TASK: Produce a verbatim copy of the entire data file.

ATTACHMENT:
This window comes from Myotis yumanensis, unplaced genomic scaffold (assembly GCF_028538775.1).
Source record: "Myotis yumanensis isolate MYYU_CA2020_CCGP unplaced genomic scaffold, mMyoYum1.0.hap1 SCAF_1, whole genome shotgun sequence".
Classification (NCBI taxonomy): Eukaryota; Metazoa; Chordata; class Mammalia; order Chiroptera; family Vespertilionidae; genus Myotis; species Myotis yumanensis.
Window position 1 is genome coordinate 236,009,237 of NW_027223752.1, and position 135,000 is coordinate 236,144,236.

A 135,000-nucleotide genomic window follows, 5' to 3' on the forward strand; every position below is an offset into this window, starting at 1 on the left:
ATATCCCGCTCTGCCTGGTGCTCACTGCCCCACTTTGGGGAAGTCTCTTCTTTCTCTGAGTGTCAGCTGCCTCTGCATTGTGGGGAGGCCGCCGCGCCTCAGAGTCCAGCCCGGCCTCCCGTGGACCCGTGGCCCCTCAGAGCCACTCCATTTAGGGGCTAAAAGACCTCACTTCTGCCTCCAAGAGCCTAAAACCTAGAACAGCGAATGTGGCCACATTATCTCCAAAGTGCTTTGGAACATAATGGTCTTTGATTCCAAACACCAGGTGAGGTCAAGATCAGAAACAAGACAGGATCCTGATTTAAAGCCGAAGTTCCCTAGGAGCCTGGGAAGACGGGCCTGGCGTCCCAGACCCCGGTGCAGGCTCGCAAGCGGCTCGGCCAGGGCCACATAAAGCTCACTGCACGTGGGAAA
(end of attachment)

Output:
This window comes from Myotis yumanensis, unplaced genomic scaffold (assembly GCF_028538775.1).
Source record: "Myotis yumanensis isolate MYYU_CA2020_CCGP unplaced genomic scaffold, mMyoYum1.0.hap1 SCAF_1, whole genome shotgun sequence".
Classification (NCBI taxonomy): Eukaryota; Metazoa; Chordata; class Mammalia; order Chiroptera; family Vespertilionidae; genus Myotis; species Myotis yumanensis.
Window position 1 is genome coordinate 236,009,237 of NW_027223752.1, and position 135,000 is coordinate 236,144,236.

A 135,000-nucleotide genomic window follows, 5' to 3' on the forward strand; every position below is an offset into this window, starting at 1 on the left:
ATATCCCGCTCTGCCTGGTGCTCACTGCCCCACTTTGGGGAAGTCTCTTCTTTCTCTGAGTGTCAGCTGCCTCTGCATTGTGGGGAGGCCGCCGCGCCTCAGAGTCCAGCCCGGCCTCCCGTGGACCCGTGGCCCCTCAGAGCCACTCCATTTAGGGGCTAAAAGACCTCACTTCTGCCTCCAAGAGCCTAAAACCTAGAACAGCGAATGTGGCCACATTATCTCCAAAGTGCTTTGGAACATAATGGTCTTTGATTCCAAACACCAGGTGAGGTCAAGATCAGAAACAAGACAGGATCCTGATTTAAAGCCGAAGTTCCCTAGGAGCCTGGGAAGACGGGCCTGGCGTCCCAGACCCCGGTGCAGGCTCGCAAGCGGCTCGGCCAGGGCCACATAAAGCTCACTGCACGTGGGAAA